The Bible isn't normally the first place I'd go to check continuous improvement, and the concept of God as Quality Manager is a little mind-blowing. But I'd got soaked - again - on arrival in Chicago and all I wanted was a long, hot, deep bath with something to read. The hotel room had every luxury bar books, but, hiding at the extreme, darkest, deepest corner of the bedside cabinet, I eventually found a Gideon Bible.
I opened it at random first, and found a double-edged maxim in Proverbs: "Where there is no vision, the people perish". There had to be a very strong vision for major projects like the Garden of Eden or the Temple of Solomon. Genesis shows how God compared his creation with his vision and decided that the results met specification ("behold, it was very good"). The major divergence of opinion I'd have regarding God as Quality Manager, would be his reaction to projects which had not met his expectations. Noah shows how a project can be re-engineered after several unsuccessful improvement attempts, but destroying everything apart from Noah, his ark, his (very extended) family and a selection of animals strikes me as overkill. Understandable, though - there are many times when I'd like to have done the same. Still, God did look for elements which could be saved from disaster - he gave Noah detailed instructions and when it came to the cases of Sodom and Gomorrah later, God did negotiate with Abraham to prevent unnecessary loss of righteous lives.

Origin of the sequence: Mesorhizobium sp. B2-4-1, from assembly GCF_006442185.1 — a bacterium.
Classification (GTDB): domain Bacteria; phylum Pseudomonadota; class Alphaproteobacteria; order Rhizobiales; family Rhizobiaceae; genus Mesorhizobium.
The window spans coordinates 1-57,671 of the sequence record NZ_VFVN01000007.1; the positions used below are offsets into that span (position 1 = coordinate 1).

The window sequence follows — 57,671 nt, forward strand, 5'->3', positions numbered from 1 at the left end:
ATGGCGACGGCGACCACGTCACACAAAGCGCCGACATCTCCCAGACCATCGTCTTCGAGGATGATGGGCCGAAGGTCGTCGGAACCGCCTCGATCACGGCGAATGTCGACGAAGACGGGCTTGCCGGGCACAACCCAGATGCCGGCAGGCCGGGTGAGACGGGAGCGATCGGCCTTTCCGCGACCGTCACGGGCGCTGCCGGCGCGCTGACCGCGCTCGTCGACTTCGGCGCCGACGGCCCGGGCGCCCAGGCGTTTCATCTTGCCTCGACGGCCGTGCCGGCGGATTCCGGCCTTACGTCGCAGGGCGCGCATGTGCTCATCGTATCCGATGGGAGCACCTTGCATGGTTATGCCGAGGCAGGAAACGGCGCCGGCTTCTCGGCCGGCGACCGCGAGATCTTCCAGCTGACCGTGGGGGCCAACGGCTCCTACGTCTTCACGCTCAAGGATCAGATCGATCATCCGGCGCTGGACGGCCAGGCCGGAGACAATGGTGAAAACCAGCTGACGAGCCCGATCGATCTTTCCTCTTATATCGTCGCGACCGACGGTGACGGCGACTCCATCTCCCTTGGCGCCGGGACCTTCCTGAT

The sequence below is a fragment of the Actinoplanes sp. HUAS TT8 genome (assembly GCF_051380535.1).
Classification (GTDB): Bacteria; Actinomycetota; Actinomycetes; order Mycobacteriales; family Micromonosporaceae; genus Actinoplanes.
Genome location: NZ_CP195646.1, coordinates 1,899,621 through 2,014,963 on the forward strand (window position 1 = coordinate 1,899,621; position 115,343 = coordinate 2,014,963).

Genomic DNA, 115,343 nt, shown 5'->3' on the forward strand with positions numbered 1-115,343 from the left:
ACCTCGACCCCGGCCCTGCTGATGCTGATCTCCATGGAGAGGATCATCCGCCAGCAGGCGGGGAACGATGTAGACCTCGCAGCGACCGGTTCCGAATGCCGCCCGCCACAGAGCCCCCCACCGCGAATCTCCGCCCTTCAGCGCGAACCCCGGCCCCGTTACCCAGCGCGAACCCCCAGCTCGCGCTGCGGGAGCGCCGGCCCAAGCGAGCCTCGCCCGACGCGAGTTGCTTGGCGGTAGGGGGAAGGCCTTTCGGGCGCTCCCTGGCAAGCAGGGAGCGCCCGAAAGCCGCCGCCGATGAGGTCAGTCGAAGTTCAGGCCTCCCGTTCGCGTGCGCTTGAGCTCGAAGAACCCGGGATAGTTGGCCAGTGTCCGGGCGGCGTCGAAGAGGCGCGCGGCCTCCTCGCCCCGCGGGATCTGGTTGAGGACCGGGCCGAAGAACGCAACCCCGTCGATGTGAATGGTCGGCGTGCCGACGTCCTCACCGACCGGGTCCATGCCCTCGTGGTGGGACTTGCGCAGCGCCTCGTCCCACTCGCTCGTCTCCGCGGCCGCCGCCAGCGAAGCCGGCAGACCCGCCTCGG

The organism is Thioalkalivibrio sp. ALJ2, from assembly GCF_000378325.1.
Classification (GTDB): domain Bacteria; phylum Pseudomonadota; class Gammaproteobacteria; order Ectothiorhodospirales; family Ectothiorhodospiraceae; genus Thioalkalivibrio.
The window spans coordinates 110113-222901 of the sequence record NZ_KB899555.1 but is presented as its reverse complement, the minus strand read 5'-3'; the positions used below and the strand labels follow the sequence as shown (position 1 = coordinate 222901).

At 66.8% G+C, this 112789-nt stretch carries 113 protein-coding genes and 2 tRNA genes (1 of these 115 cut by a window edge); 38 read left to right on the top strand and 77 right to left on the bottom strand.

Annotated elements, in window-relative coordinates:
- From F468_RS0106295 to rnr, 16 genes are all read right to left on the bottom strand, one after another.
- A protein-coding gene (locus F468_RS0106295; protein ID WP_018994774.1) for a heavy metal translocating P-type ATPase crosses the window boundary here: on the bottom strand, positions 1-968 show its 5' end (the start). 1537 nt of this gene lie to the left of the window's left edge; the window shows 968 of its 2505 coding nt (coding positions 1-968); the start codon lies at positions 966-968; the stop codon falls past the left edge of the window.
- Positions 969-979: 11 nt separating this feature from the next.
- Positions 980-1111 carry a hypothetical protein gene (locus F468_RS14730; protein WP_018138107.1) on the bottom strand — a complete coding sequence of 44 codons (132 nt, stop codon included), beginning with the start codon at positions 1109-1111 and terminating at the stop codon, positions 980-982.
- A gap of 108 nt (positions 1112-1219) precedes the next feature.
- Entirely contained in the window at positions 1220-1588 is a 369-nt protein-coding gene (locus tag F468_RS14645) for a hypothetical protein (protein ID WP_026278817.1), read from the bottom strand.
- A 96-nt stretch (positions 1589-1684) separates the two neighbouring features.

Skipping forward to the Book of Exodus, I sighed in sympathy with Moses' managerial overload. Fortunately, he had a father-in-law who was brave enough to suggest delegation as a solution ("this thing is too heavy for thee; thou art not able to perform it thyself alone"). The twin tools Jethro (that's the f-i-l) suggested were organisational structure and training. Everyone had to work in a team and stick together - and agree to all this. Since it was God who provided the Ten Commandments, Moses could demonstrate his own neutrality in the matter and could suggest an external standard for adherence. Somewhere in Exodus, Jethro also emphasies the benefits of training. I'm not sure where, because I was dozing off by then (it had been a very long day). The Bible dropped in the bath and when I'd finally wiped all the foam off it, the place where it fell open was The Song of Solomon: "the joints of thy thighs are like jewels; the work of the hands of a cunning workman". Hmmm.
Did Jethro really invent the Pareto Principle when he said "that every great matter they shall bring unto thee, but every small matter they shall judge; so shall it be easier for thyself, and they shall bear the burden with thee"? Or had I got beyond the stage of finding quality principles into a haze of fatigue where anything is quality related? It was obviously time to stop reading and start sleeping - after getting dry, of course.
posted by Dovya R @
11:49 AM : discuss